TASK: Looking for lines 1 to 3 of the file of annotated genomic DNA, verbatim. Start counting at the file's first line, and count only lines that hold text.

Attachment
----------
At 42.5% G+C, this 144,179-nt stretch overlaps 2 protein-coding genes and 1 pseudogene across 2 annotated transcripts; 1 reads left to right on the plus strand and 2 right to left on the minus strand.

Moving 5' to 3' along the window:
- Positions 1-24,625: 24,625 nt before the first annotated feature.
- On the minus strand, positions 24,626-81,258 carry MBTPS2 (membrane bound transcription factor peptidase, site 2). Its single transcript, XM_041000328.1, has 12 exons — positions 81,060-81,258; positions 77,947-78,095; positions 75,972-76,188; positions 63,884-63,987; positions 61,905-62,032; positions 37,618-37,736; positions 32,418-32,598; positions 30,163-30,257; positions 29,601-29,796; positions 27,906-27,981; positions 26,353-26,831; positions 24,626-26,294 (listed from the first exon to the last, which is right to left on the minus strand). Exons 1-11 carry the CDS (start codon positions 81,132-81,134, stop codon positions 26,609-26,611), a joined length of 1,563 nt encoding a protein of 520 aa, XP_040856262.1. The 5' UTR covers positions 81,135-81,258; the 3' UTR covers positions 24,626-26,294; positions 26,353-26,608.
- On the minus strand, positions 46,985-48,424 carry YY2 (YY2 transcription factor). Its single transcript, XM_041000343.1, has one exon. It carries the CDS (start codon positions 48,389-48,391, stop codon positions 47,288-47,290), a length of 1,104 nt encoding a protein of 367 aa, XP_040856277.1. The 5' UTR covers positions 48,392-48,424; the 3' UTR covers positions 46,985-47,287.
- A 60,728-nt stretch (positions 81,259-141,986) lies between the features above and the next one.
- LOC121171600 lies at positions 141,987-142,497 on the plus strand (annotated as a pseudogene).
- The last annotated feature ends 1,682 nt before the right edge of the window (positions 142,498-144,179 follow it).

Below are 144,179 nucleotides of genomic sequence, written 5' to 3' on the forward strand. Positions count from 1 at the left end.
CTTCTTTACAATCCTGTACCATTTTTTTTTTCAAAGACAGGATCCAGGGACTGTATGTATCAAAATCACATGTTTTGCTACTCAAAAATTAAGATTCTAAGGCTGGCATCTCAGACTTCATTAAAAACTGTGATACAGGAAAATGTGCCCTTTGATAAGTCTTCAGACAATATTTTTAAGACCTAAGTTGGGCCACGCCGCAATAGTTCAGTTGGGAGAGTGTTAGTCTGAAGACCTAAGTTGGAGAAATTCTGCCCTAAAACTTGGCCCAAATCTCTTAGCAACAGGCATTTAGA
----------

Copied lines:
At 42.5% G+C, this 144,179-nt stretch overlaps 2 protein-coding genes and 1 pseudogene across 2 annotated transcripts; 1 reads left to right on the plus strand and 2 right to left on the minus strand.

Moving 5' to 3' along the window:
- Positions 1-24,625: 24,625 nt before the first annotated feature.